When physicians recognize that their patients who are near the end of life are suffering severe pain, they prescribe palliative care—that is, patients are made as comfortable as possible with medication, while they linger—awaiting an inevitable death. Comatose patients, for example, may have feeding tubes inserted into their stomachs, and, unless fortunate, are housed in "nursing" homes while awaiting their end. It is not a pretty sight.
Prolonging a life that is clearly at its end is based on the idea that life of any quality is precious, and being alive is better than not being alive. In the Judeo-Christian tradition it is believed that all life is given by God (Genesis 2:7, 21-22) and that the taking of human life is prohibited by Exodus 20:13: "You shall not kill" (usually understood as "not kill unjustifiably"). Hence all life is cherished and must be continued—including even the lives of those who are not able to reverse a painful terminal illness caused by disease. Such persons are sedated by narcotics that hopefully render them impervious to their worst suffering, while their lives continue slowly to dribble away. Persons who are fully cognizant of their situation and who desire help from a physician in ending their lives before the terrible suffering of their inevitable end, may or may not be able to find the help they need. I am assuming that the decision to end life by choice is to save themselves and their loved ones the indignity of the unnecessary suffering. There are likely other reasons as well; for example, they fear the suffering.
Public opinion is decidedly opposed to what many consider suicide, euthanasia, "mercy killing," or even murder. Southern Baptists, for example, devote one Sunday each year to study what they call "sanctity of life" issues (sanctity means holy or sacred). For Catholics suicide, euthanasia, and murder (1 John 3:15) are "mortal" sins (the term is taken from 1 John 5:16-17), meaning it is a serious sin for which one is condemned to hell if the sin is not forgiven.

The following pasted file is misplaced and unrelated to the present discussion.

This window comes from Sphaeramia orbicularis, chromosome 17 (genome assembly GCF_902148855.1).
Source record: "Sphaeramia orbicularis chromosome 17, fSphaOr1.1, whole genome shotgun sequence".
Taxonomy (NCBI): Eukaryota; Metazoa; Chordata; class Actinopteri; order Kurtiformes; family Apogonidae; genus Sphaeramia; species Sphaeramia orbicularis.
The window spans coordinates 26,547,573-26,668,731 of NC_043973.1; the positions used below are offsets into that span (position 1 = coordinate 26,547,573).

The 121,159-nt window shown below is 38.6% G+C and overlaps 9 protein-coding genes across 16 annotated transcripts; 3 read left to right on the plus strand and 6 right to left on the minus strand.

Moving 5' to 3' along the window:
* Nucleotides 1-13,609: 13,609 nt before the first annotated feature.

Christian tradition uniformly condemns suicide, although neither the Hebrew Bible nor the New Testament prohibits it and throughout antiquity suicide was "accepted, admired, and even sought after" (A. J. Droge, "Suicide," Anchor Bible Dictionary, 6.225). The Hebrew Bible does narrate several accounts of suicide, and those committing suicide are neither criticized nor commended by the biblical writers (Judges 9:54; 16:29-30; 1 Samuel 31:4-5; 2 Samuel 17:23; 1 Kings 16:18).
Currently physician-assisted suicide is legal in four states (California, Oregon, Vermont, and Washington); one state has legalized physician-assisted suicide by a court ruling (Montana); forty-one states prohibit it, and in four states the situation is unclear. (http://euthanasia.procon.org/view.resource.php?resourceID=000132)
My personal view of this situation is that being conscious even with pain, is better than being insentient; or put another way, life lived with physical difficulties and pain is better than a death that instantly banishes all pain—for as long as there is life there is hope! But I must also admit that I have been at the bedside of those who were suffering a lingering untimely death (specifically my sister and my mother, as well as others). It seems to me that being at the extremity of life and being fully conscious of the inevitable fact that my own life is dribbling away in suffering is a very different thing than living with difficulty and pain. Hence I cannot fault those who might choose a quick death over a painful lingering death.
What is the state's interest in prohibiting, rather than regulating, physician-assisted suicide? Should the state even be involved in enacting laws that prohibit people from ending life with dignity (as they might see it), and forcing them to choose between either unconscionable suffering or spending their last days in a drug induced virtual coma?
Opinions vary and are hotly debated. How do you see it?
Charles W. Hedrick
Missouri State University